• You collect achievements as you level up. 

Once you’ve learned the basics you can choose to go on to more advanced online coding apps or even enroll in a course to begin a new career in computer science. The possibilities are endless!

What’s in it for Google?

When asked about why she created the Grasshopper app, founder Laura Holmes explained:

“We created Grasshopper to increase access to coding education and to help prepare people for career opportunities in tech.”

The “Grow with Google” initiative is similarly full of free resources to help users find new jobs, grow within their existing careers and expand their businesses. But what’s in it for Google?

Although the profit potential behind these free resources isn’t obvious at first sight, Google is, in fact, creating a wide array of opportunities for itself through these great initiatives:

  • By educating people on things like web development and coding, they’re basically creating a broader target audience for new products and services. 
  • People who learn with Google will be more likely to stick with the brand when buying a product in the future. 
  • With so many people using their services, Google can gain a deeper understanding about their user’s learning preferences. This in turn can help them create more effective products.   

What’s next?

The Grasshopper app is still going strong in its goal to make learning to code easier and more accessible to a larger and more diverse group of people. In October of 2019, the startup announced an expansion with 2 additional courses: “Using a Code Editor” and “Intro to Webpages”.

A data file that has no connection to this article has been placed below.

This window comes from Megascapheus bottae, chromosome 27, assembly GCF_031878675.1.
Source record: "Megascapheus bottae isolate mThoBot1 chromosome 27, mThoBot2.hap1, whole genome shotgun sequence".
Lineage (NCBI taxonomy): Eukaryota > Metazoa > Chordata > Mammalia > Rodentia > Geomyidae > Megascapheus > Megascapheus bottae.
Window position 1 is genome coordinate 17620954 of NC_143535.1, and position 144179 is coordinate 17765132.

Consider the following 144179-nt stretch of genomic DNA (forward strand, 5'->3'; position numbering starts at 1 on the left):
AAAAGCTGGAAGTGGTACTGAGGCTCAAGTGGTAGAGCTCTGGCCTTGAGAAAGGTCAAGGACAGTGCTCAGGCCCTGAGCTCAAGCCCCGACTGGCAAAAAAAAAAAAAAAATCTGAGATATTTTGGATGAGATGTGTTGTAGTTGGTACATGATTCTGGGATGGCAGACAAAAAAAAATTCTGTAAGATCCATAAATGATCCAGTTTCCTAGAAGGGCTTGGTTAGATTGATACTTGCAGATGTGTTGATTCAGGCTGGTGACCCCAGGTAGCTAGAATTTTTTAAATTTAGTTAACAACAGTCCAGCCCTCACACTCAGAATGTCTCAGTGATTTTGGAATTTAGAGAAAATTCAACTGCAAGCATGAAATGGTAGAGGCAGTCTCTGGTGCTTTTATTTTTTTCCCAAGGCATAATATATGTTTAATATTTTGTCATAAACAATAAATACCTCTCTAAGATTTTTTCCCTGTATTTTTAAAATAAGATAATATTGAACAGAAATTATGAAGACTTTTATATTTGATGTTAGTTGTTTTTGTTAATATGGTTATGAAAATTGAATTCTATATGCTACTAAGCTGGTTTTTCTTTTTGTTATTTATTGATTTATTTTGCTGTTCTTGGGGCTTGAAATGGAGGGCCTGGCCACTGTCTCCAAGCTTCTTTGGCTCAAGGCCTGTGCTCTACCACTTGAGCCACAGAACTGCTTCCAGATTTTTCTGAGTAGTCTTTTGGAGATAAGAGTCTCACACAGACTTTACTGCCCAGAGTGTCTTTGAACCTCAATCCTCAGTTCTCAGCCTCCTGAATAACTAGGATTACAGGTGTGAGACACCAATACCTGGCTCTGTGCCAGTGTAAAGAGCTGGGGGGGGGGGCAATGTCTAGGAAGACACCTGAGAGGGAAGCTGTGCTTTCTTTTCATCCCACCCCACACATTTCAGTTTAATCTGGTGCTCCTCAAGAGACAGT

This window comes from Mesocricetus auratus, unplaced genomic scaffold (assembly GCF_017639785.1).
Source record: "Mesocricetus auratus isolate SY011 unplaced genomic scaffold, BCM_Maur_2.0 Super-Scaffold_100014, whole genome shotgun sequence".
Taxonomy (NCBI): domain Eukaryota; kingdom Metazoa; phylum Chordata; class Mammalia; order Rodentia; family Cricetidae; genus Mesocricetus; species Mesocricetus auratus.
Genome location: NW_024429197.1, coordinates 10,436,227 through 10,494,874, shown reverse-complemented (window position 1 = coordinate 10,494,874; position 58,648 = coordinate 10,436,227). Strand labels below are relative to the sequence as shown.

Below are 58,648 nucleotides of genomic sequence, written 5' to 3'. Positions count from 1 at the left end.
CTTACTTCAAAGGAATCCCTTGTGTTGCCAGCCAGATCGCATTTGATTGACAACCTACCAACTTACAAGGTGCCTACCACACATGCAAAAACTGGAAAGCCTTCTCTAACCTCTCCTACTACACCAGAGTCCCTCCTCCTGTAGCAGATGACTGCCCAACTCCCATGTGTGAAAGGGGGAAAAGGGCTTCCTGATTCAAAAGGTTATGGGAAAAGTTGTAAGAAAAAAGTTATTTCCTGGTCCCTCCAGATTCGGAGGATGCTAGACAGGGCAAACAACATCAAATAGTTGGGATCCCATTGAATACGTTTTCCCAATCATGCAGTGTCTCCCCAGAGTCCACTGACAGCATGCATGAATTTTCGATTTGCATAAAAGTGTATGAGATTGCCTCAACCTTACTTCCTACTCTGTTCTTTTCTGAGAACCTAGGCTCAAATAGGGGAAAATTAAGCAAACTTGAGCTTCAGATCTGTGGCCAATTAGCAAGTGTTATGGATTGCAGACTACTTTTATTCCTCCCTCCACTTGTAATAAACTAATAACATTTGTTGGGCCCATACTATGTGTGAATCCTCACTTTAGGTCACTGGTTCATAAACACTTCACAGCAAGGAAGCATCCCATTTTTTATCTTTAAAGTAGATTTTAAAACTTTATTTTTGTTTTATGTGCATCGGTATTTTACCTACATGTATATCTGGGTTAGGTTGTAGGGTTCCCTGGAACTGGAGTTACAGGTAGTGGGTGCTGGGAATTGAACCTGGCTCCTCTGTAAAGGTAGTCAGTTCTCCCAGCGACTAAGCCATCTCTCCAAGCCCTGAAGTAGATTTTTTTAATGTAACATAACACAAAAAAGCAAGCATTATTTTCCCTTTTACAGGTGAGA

Both courses are available on desktop or laptop and their goal is to help users get a basic introduction to developing webpages. 

The new courses are part of the Grow with Google initiative to help more people prepare for a career in tech, expand their skill sets and grow their own businesses. 

As for Area 120, they’re still experimenting with some cool new concepts including: 

  • Fundo: A service that enables artists to host virtual meet & greets with their fans.     
  • Demand: A live music data analytics platform to help artists, venue managers, and promoters figure out their ticket prices, best venues and even how to market themselves more effectively. 

Don’t worry! We’ll be sure to keep you posted on their next nifty innovation!

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Ritza Suazo

Ritza Suazo

Innovation Journalist